that Kevorkian's counseling was too brief (with at least 19 patients dying less than 24 hours after first meeting Kevorkian) and lacked a psychiatric exam in at least 19 cases, 5 of which involved people with histories of depression, though Kevorkian was sometimes alerted that the patient was unhappy for reasons other than their medical condition. (In 1992, Kevorkian himself wrote that it is always necessary to
consult a psychiatrist when performing assisted suicides because a person's "mental state is . . . of paramount importance." )
The report also stated that Kevorkian failed to refer at least 17 patients to a
pain specialist after they complained of chronic pain, and sometimes failed to obtain a complete medical record for his patients, with at least three autopsies of suicides Kevorkian had assisted with showing the person who committed suicide to have no physical sign of disease.
According to The Economist: "Studies of those who sought out Dr. Kevorkian, however, suggest that though many had a worsening illness ... it was not usually terminal. Autopsies showed five people had no disease at all. ... Little over a third were in pain. Some presumably suffered from no more than hypochondria or depression."
In response, Kevorkian's attorney Geoffrey Fieger published an essay stating, "I've
never met any doctor who lived by such exacting guidelines as Kevorkian ... he published them in an article for the American Journal of Forensic Psychiatry in 1992. Last year he got a committee of doctors, the Physicians of Mercy, to lay down new guidelines, which he scrupulously follows.” But Fieger admitted that Kevorkian found it difficult to follow his "exacting guidelines" due to "persecution and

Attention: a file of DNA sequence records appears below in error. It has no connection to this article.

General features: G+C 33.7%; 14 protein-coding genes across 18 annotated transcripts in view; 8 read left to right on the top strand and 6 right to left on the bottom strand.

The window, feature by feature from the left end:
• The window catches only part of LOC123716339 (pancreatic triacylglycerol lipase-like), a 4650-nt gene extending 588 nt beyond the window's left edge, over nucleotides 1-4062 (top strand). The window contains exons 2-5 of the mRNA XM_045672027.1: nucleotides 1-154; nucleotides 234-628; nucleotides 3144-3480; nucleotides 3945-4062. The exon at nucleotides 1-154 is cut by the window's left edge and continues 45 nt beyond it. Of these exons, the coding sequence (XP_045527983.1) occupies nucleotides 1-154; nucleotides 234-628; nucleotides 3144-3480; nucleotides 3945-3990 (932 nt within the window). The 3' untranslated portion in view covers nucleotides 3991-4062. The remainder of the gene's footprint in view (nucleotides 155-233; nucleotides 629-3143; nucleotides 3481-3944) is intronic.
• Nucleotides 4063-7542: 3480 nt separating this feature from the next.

prosecution", adding "[H]e's proposed these guidelines saying this is what ought to be done. These are not to be done in times of war, and we're at war.” Furthermore, in a 2010 interview with Sanjay Gupta, Kevorkian stated "What difference does it make if someone is terminal? We are all terminal."
Rather than submit to Kevorkian’s “solution”, we need to change society so that everyone, particularly those with disabilities, will have the care they need to survive, and the knowledge that their lives are valuable.
You can help right now by speaking out against assisted suicide for the disabled, and by protesting cuts to Medicaid, Social Security, and Social Services. Remember, the budget must not be balanced on the backs of the most vulnerable. Thank you.
1. Detroit Free Press investigation report:
2. “Kevorkian's patients were mostly women”, by the Deseret News:
3. Kevorkian’s Obituary, The Economist:
Sunday, August 07, 2011
This is from last January. Jonas Lehrer's article is important because of the implications it has for certain biased types of research into gender differences. Here it stands as a prequel for my posts on gender science during this week.